Come and explore our tented village demonstrating 1916 professions. National Print Museum Printers played a central role in the 1916 Rising. Come and see...
St Stephen’s Green
St Stephen’s Green, Family Zone
St Stephen’s Green one hundred years ago looked very similar to today. However, for part of Easter Week 1916, it was occupied by around 200 Irish Citizen Army volunteers, under the command of Michael Mallin and Countess Constance Markievicz. They erected barricades and dug trenches to protect their position, and set up a makeshift Red Cross post in one of the summer houses. Look out for bullet holes under Fusilier’s Arch at the main entrance to the Green – just some of the scars of Easter Week still visible around the capital today.
Entering the Green, you will be invited to walk through a trench, recalling those dug by the rebels during that Easter Week.
View enlarged vintage photographs on display around the park of the Green as it was 100 years ago. Fergal McCarthy’s Cartoon History of the Rising, offers a historically accurate account of the events of Easter Week with a lighter twist.
Observe actors dramatising events, listen to poetry readings and watch pop-up choirs and musicians perform around the Green. The era of the brass band will be evoked by the 8 piece Booka Brass Band, one of the finest surviving bandstands in the country. There will be entertainment throughout the day with the line-up including the Dublin Gospel Choir and the Rowsome Uileann Piping Quartet.
Call into our tented village nearby to discover how they did things in the olden days, with demonstrations of professions and crafts.
Every day during Easter Week, there was a ceasefire around St Stephen’s Green to allow the ducks to be fed.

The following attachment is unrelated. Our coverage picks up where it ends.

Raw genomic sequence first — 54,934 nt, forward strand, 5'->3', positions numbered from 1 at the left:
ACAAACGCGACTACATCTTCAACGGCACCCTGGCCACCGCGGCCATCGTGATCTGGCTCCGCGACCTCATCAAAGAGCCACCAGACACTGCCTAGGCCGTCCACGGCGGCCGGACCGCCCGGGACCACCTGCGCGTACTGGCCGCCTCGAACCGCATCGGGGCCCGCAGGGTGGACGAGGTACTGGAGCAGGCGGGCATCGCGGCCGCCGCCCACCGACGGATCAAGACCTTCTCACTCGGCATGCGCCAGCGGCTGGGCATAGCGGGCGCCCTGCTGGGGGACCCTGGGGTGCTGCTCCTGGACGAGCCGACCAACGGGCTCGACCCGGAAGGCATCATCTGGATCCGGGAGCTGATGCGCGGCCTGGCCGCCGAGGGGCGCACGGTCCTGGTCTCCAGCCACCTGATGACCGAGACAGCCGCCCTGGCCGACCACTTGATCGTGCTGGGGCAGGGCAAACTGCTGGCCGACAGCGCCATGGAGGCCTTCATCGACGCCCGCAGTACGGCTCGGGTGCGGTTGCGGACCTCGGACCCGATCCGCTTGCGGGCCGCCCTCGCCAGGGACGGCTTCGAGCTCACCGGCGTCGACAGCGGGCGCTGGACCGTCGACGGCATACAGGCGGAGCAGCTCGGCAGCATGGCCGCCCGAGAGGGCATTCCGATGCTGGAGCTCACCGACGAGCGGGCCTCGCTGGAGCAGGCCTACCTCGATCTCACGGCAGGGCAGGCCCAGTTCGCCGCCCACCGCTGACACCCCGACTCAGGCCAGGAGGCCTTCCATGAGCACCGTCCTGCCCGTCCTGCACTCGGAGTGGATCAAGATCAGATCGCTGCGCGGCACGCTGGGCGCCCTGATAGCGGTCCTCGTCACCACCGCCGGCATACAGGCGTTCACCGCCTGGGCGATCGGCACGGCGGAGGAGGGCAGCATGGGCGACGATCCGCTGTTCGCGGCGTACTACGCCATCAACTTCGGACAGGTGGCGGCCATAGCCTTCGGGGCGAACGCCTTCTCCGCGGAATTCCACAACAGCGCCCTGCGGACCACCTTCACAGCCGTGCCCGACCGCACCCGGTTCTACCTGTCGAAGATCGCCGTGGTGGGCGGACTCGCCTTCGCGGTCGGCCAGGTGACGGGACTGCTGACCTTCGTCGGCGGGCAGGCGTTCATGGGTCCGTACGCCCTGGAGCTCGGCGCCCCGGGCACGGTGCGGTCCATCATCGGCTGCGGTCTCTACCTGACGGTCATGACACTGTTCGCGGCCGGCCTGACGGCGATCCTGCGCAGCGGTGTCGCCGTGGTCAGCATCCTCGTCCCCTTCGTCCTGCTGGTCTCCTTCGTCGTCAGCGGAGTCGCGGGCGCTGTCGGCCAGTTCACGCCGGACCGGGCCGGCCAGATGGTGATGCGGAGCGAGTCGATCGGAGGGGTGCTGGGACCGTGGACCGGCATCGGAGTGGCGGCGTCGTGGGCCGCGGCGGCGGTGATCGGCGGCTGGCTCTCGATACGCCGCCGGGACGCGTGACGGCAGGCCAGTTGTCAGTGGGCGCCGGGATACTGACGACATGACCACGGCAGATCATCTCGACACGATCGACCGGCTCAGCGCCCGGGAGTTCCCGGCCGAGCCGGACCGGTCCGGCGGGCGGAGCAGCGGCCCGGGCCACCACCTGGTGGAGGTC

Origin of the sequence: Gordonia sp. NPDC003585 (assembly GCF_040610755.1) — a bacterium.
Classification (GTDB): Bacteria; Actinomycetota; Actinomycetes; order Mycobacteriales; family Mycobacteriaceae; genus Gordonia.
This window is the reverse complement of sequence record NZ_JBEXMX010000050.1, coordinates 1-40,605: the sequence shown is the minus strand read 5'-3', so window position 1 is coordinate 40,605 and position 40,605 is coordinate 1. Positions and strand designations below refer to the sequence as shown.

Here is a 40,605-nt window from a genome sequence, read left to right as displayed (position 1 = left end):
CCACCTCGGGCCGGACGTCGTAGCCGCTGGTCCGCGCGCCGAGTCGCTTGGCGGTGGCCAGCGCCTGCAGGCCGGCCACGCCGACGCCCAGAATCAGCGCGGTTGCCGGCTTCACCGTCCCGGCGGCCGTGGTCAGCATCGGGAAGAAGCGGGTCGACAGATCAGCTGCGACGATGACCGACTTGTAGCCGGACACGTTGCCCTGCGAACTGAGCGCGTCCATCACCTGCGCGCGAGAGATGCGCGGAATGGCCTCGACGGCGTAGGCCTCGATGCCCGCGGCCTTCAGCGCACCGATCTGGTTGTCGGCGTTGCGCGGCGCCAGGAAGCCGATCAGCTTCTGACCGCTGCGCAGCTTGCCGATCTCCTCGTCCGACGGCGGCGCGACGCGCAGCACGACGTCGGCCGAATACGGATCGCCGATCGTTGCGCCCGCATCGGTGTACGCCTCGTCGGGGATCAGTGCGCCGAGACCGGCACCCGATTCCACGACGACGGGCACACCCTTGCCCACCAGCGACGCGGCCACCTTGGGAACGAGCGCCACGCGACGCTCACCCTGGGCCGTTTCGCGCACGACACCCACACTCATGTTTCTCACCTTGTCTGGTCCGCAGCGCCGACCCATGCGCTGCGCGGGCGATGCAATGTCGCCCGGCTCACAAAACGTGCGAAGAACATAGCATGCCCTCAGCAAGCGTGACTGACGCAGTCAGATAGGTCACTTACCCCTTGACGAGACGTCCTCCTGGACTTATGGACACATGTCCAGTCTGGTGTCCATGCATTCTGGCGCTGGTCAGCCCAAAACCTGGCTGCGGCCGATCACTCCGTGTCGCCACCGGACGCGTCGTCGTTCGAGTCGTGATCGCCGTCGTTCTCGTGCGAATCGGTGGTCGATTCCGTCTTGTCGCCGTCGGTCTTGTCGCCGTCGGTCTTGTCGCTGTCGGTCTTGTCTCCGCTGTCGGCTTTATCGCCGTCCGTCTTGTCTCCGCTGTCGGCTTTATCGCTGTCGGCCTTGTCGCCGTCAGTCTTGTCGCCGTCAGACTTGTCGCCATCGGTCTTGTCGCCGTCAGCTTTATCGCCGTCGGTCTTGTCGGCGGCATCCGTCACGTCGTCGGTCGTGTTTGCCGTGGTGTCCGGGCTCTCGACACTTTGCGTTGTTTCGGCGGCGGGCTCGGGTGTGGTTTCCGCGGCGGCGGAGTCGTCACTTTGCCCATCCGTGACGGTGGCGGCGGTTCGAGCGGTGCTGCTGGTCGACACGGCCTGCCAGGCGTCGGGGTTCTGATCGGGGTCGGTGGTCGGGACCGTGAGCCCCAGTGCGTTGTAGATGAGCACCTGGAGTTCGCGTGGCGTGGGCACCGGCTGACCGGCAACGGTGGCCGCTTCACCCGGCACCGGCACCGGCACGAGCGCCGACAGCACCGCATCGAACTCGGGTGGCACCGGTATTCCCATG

The Times History of the War recorded that St Stephen’s Green “was well stocked with waterfowl, and the keeper, who remained inside all the time, reported that his charges were well looked after and fed by him, and were very little perturbed by the bullets flying over their heads”. The park-keeper’s name was James Kearney. There will be processions of children from theatre and drama societies through the Green to commemorate this act.
Enjoy poetry, readings and music from the era performed in the Summer House throughout the day. Imagine what people 100 years ago were wishing for as you read lines from the Proclamation displayed on the branches of one tree. Next to it, lies another Wishing Tree, there to display your wishes for the next century. Pen, paper and string will be provided. So get wishing!
Or, how did your garden grow in1916? Find out by visiting our Traditional 1916 Allotment where Kitty Scully, Head Kitchen Gardener at Airfield Estate and star of RTÉ’s ‘How to Create a Garden’ will show you around.
Photograph courtesy of RTÉ Archives
Enjoy a day of music and performance on one of the finest surviving bandstands in Ireland including… The renowned Rowsome Uilleann Piping Quartet, The Dublin Circus...
St Stephen’s Green Summer House Enjoy poetry, readings and music from the era performed in the Summer House throughout the day. All welcome! Poetry...
St Stephen’s Green, Family Zone – At the back of the Robert Emmet Statue. This sound piece weaves together a selection of the last...